The deubiquitinase CYLD acts as a key negative regulator to tightly control overactive inflammation. Most anti-inflammatory strategies have focused on directly targeting the positive regulator, which often results in significant side effects such as suppression of the host defence response. Here, we show that inhibition of phosphodiesterase 4B (PDE4B) markedly enhances upregulation of CYLD expression in response to bacteria, thereby suggesting that PDE4B acts as a negative regulator for CYLD. Interestingly, in Cyld-deficient mice, inhibition of PDE4B no longer suppresses inflammation. Moreover, PDE4B negatively regulates CYLD via specific activation of JNK2 but not JNK1. Importantly, ototopical post-inoculation administration of a PDE4 inhibitor suppresses inflammation in this animal model, thus demonstrating the therapeutic potential of targeting PDE4. These studies provide insights into how inflammation is tightly regulated via the inhibition of its negative regulator and may also lead to the development of new anti-inflammatory therapeutics that upregulate CYLD expression.
Inflammation is a hallmark of many important human diseases including infectious diseases, chronic obstructive pulmonary diseases (COPD), otitis media (OM), asthma, arthritis, inflammatory bowel disease, atherosclerosis and cancer1,2,3,4. Although an appropriate inflammatory response is essential for eradicating pathogens, when excessive, it is clearly detrimental to the host5. Thus, inflammation must be tightly regulated4,6. However, how this response is controlled in inflammatory diseases remains largely unknown. Moreover, despite the enormous efforts that have been put into developing anti-inflammatory agents, to date, there has been limited success in developing therapies for long-term treatment of inflammatory disorders without significant side effects. Over the past decades, most strategies have focused on directly targeting the positive pathways, for example, the IκB kinase β (IKKβ), to suppress inflammation7. Although these agents often showed reasonable efficacy, they exhibited significant adverse effects, for example, increased susceptibility to infection and induction of apoptosis, which prevented their further clinical use8,9. Thus, there is an urgent need for developing novel therapeutic strategies without causing serious side effects by avoiding the direct targeting of the positive regulators of inflammation.
In comparison with the positive regulators of inflammation, for example, IKKβ, the negative regulators, in particular inducible negative feedback regulators, have been shown to have a critical role in its tight control, thus preventing overactive and detrimental inflammatory responses. Recent studies have identified cylindromatosis (CYLD) as a key inducible negative feedback regulator of bacteria-induced inflammation10,11. CYLD is a novel deubiquitinase and has been shown to act as a negative regulator for various signalling pathways, for example, TRAF6, NEMO and Akt by removing lysine 63-linked polyubiquitin chains from several specific substrates12,13. Mutations of CYLD can lead to the development of tumours14,15. In addition to mutations, dysregulated expression of CYLD has also been reported under various pathological conditions. For instance, the expression of CYLD is relatively low under physiological conditions but is significantly upregulated upon bacterial infections in respiratory systems16,17,18. In contrast, low expression of CYLD has also been reported in tumours15,19. Interestingly, under physiological conditions, Cyld-deficient mice exhibited no overt abnormalities and have a normal lifespan20. Together, it is evident that maintaining appropriate functional activity and expression of CYLD is critical for tightly controlling overactive inflammation and cell proliferation. Thus, we hypothesized that upregulating expression of CYLD, a key negative regulator of inflammation, for example, by pharmacological inhibition of its own negative regulator, may represent a novel and advantageous anti-inflammatory strategy without causing serious adverse effects often seen with targeting positive regulator of inflammation.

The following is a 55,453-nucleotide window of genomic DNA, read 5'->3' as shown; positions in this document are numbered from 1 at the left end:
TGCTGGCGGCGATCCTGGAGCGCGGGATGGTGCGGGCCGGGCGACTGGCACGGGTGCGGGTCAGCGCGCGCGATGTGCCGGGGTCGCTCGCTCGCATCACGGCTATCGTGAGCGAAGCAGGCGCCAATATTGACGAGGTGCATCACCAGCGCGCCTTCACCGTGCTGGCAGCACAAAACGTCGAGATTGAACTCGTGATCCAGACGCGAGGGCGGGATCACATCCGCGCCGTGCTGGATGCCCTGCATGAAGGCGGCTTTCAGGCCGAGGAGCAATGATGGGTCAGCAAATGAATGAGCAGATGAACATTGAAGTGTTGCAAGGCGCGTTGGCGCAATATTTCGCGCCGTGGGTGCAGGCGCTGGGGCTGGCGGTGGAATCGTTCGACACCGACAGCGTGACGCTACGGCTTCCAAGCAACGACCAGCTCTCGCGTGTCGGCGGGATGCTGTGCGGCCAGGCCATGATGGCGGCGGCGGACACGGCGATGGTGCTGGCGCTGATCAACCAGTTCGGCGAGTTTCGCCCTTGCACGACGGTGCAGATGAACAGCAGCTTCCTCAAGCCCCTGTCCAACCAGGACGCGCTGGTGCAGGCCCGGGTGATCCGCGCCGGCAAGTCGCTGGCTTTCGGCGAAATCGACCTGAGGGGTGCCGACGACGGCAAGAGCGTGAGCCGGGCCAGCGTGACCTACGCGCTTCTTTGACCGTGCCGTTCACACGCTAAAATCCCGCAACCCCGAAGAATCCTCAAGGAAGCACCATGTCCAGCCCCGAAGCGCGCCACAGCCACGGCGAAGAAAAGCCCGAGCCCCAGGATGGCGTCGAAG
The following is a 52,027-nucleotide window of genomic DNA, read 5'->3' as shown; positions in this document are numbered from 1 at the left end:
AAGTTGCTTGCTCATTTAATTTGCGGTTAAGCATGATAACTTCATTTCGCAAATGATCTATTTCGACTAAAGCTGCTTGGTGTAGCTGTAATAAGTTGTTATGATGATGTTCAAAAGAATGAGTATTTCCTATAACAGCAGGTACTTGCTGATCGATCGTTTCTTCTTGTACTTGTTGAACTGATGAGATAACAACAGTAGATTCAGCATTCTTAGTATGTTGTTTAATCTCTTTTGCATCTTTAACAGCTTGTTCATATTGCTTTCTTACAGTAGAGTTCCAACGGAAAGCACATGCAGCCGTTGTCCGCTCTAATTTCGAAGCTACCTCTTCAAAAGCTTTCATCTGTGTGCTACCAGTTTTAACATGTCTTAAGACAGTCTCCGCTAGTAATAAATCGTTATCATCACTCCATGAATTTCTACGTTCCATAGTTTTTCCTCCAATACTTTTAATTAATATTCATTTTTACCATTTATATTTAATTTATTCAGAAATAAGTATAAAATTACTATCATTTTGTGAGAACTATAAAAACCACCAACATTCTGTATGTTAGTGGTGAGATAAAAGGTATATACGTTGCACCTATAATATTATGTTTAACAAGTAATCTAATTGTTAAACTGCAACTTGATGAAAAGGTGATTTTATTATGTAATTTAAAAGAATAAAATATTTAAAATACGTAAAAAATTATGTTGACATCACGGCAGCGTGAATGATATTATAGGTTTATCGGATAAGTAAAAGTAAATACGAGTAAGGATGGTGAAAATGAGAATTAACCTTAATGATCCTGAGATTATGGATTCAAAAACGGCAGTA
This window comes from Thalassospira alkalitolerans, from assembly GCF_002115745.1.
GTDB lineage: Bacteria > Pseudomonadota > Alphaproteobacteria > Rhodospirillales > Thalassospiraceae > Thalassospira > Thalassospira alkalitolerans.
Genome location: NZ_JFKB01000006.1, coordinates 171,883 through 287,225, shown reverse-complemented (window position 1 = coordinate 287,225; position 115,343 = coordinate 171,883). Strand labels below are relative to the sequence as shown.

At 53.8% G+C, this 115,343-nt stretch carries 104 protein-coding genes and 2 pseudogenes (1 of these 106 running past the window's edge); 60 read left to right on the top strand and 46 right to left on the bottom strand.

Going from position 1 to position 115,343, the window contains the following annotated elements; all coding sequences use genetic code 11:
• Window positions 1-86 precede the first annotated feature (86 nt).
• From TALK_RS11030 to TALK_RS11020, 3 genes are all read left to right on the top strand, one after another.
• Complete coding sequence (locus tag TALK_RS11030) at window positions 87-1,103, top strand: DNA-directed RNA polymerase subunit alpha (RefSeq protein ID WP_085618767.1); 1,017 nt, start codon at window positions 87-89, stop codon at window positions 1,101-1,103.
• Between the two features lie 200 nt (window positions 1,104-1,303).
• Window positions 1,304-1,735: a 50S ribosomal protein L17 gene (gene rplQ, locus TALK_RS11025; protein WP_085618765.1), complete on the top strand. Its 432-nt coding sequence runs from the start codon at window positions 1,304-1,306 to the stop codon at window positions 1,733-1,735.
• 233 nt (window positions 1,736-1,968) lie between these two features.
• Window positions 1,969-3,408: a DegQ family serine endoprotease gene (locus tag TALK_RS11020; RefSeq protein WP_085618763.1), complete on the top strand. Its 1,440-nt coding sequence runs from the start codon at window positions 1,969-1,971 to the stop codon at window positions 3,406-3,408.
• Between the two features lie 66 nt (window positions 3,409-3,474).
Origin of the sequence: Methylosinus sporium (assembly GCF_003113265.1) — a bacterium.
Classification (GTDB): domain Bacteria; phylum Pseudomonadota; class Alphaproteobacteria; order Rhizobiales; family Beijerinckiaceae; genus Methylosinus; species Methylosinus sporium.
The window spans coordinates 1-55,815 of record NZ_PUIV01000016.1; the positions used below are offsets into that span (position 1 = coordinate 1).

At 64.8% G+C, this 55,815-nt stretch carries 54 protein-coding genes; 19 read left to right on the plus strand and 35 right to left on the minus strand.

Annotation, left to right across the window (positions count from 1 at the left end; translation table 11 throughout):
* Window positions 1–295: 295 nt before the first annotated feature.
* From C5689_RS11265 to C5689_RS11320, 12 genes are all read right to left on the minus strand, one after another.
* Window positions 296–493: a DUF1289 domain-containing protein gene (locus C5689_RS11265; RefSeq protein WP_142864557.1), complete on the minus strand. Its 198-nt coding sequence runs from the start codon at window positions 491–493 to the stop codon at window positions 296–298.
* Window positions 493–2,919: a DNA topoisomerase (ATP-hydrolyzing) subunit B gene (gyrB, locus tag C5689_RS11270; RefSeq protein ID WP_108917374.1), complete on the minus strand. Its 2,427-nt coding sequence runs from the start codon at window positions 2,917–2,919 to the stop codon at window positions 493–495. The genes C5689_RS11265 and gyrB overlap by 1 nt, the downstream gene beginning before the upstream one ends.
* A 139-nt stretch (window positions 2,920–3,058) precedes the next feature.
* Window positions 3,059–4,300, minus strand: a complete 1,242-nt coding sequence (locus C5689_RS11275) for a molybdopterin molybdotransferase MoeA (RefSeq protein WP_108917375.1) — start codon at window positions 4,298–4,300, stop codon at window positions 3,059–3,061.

Phosphodiesterases (PDEs) have long been thought as attractive and excellent therapeutic targets due to their unique tissue distribution, structural and functional properties, as well as sensitivity to selective inhibitors21,22. The PDE superfamily comprises 11 subfamilies, named PDE1-PDE11 in mammals21,22. They act as important positive and negative regulators of cellular response23,24,25,26. To date, a number of PDE inhibitors have been already successfully developed as drugs in the clinic, for example, Viagra (targeting PDE5) for erectile dysfunction and Roflumilast (targeting PDE4) for asthma and COPD21,27. However, the available general PDE4 inhibitors (targeting all of four subfamily members A–D) exhibit serious, sometimes intolerable, adverse effects, for example, emesis, due to its inhibitory effect on PDE4D21,28,29. Moreover, inhibition of PDE4D caused impaired growth30. Thus, identifying another PDE4 subfamily member, for example, PDE4B but not PDE4D, as a key regulator and therapeutic target for inflammation may lead to the development of a novel and more tolerable anti-inflammatory agent for treating inflammatory disorders such as OM, a prevalent childhood disease.
In the present study, we identified PDE4B as a key negative regulator for CYLD via selective activation of c-jun N-terminal kinase 2 (JNK2), but not JNK1, and inhibition of PDE4B significantly enhanced NTHi-induced CYLD expression and suppressed inflammation. These studies provide insights into the molecular mechanisms underlying the tight regulation of inflammation via inhibition of its negative regulator and may lead to the development of new anti-inflammatory therapeutics via upregulating CYLD expression.